Last weekend I travelled to Seattle for Robothon 2009. Eileen went with me although she spent Friday and Saturday at the Emerald City Writers Conference. Why she would prefer to hang out with a bunch of authors instead of a bunch of geeks is a question you can probably answer for yourself.
Unlike 2007, this year’s event was a bit more subdued. The Seattle Robotics Society didn’t hold the event in 2008 due to a lack of enough volunteers to run the event. I’d expected this year to see a big resurgence in interest but it didn’t happen. I hope the people that did get out to the event had fun though, I certainly did.
The only event I participated in this year was Minisumo, with The Thin Man. I’ve been too busy at work to have time to build new robots, and since we were cleaning our house up (to sell it, after buying another house) I had to pack away my workshop. If you recall, The Thin Man placed first in the 2007 event but this year was a different story: two straight losses and I was out. The Thin Man is no longer the “state of the art” in terms of building that it used to be, and its showing its age. The victors this year in Minisumo were students from Mexico with extremely nice robots.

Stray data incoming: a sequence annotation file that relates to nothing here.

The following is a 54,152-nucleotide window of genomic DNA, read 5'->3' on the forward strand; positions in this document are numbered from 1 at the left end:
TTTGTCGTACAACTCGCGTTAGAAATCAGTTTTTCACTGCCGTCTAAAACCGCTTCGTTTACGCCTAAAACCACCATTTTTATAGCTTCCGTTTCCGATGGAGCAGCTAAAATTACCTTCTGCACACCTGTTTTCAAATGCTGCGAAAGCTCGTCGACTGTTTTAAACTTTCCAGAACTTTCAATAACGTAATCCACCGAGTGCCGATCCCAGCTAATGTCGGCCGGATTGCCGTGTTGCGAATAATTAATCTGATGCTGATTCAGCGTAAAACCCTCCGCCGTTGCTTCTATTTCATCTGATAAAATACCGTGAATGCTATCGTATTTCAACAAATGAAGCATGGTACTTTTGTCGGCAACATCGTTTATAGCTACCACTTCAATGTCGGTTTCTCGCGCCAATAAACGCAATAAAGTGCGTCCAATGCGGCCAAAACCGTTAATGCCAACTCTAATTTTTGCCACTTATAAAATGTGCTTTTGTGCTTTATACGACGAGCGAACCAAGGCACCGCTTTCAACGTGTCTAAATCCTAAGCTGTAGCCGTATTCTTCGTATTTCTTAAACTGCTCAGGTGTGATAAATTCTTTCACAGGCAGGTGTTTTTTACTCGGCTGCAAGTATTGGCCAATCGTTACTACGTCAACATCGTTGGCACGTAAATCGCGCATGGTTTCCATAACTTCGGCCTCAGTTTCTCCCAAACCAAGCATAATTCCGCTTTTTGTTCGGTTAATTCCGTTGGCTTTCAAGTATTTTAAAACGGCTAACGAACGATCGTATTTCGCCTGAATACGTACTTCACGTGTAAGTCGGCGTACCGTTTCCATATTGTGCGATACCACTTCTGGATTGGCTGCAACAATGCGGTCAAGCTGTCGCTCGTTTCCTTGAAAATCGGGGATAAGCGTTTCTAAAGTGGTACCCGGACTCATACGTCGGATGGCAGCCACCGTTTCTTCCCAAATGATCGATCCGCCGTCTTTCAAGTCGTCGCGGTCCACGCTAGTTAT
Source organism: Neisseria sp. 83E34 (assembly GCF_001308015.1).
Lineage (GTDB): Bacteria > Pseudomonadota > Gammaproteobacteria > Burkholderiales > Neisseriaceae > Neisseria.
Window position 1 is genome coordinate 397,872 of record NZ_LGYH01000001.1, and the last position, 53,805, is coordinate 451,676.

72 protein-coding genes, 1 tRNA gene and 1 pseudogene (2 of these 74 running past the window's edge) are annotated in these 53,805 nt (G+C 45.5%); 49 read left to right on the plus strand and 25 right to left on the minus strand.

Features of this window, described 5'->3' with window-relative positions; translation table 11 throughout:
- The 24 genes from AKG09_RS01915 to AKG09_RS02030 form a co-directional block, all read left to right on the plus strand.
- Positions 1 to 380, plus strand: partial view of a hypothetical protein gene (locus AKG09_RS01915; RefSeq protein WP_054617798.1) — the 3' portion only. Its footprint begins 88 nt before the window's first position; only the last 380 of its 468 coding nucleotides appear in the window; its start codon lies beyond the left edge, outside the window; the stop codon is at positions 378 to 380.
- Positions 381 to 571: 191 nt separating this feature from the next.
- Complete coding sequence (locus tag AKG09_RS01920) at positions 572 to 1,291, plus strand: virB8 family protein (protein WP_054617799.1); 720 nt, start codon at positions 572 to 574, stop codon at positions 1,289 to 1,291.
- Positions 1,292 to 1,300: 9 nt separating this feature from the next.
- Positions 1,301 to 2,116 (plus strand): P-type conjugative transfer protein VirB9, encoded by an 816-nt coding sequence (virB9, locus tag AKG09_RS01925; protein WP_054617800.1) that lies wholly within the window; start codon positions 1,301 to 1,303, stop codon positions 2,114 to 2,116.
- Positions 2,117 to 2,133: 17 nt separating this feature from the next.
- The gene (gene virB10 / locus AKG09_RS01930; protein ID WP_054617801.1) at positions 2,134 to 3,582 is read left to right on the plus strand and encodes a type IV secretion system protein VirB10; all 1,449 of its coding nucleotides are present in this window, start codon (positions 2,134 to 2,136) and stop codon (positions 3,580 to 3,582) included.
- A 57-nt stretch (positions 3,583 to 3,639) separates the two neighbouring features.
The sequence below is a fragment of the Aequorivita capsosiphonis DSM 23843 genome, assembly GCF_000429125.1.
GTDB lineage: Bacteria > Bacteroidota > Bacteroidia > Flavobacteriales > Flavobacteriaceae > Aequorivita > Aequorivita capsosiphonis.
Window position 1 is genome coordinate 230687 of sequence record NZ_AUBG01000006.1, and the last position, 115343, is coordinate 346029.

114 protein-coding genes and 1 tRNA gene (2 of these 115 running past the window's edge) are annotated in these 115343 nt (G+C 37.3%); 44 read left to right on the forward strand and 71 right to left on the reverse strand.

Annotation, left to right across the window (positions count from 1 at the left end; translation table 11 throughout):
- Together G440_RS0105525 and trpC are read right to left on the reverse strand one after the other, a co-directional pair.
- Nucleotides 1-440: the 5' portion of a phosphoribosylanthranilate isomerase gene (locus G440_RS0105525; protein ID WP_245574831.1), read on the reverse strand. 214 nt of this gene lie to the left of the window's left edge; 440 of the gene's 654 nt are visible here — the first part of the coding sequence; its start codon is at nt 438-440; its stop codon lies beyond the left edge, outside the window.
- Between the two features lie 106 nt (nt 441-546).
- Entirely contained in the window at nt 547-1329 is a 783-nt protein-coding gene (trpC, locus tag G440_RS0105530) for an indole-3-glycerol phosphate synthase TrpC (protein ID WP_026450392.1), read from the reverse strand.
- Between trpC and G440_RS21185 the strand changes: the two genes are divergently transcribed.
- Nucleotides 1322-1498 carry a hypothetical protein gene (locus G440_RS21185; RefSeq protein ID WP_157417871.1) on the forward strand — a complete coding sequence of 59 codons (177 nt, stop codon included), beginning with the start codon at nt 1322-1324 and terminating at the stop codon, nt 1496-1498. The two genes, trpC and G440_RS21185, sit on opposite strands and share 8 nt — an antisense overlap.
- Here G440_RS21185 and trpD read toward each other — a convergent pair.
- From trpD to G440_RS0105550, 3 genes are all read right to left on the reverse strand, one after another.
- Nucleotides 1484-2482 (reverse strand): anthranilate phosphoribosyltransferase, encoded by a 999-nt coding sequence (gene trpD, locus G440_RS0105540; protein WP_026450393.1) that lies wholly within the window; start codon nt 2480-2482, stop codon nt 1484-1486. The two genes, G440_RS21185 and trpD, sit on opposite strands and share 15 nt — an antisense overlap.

I was busy at the event even though I wasn’t competing. I volunteered to organize this year’s Robo-Magellan contest, an outdoor navigation event where robots have to drive around the park at Seattle Center to locate orange traffic cones. Fastest robot to go from the starting position to the ending position wins. It is really a nifty event, requiring robots of more sophistication than some of the more “classic” games like Minisumo or Line Maze. I’m really intrigued with this event and have started to get organized to build a robot with a hope to enter the event next year. More on this project in an upcoming post.
One of the more noticeable things about this year’s Robothon was the lack of participation. There were probably just as many people watching as in past years, but the number of competitors, particularly from the Seattle Robotics Society membership, was down. There have been a number of discussions online about this phenomenon, its not just something in Seattle but happening in many places and its been happening for a while. The number of explanations offered in these discussions outnumbers the participants and I don’t think there is any agreement about the root cause. I’m convinced its not temporary, but instead signals a need for a radical change in the structure of events like Robothon and maybe even how the hobby robotics “industry” (clubs, groups, etc.) is organized. This includes the Vancouver Robotics Club which I’m one of the organizers for.
I did manage to take about fifty pictures while I was at Robothon, mostly the Robo-Magellan event and a handful of random other things.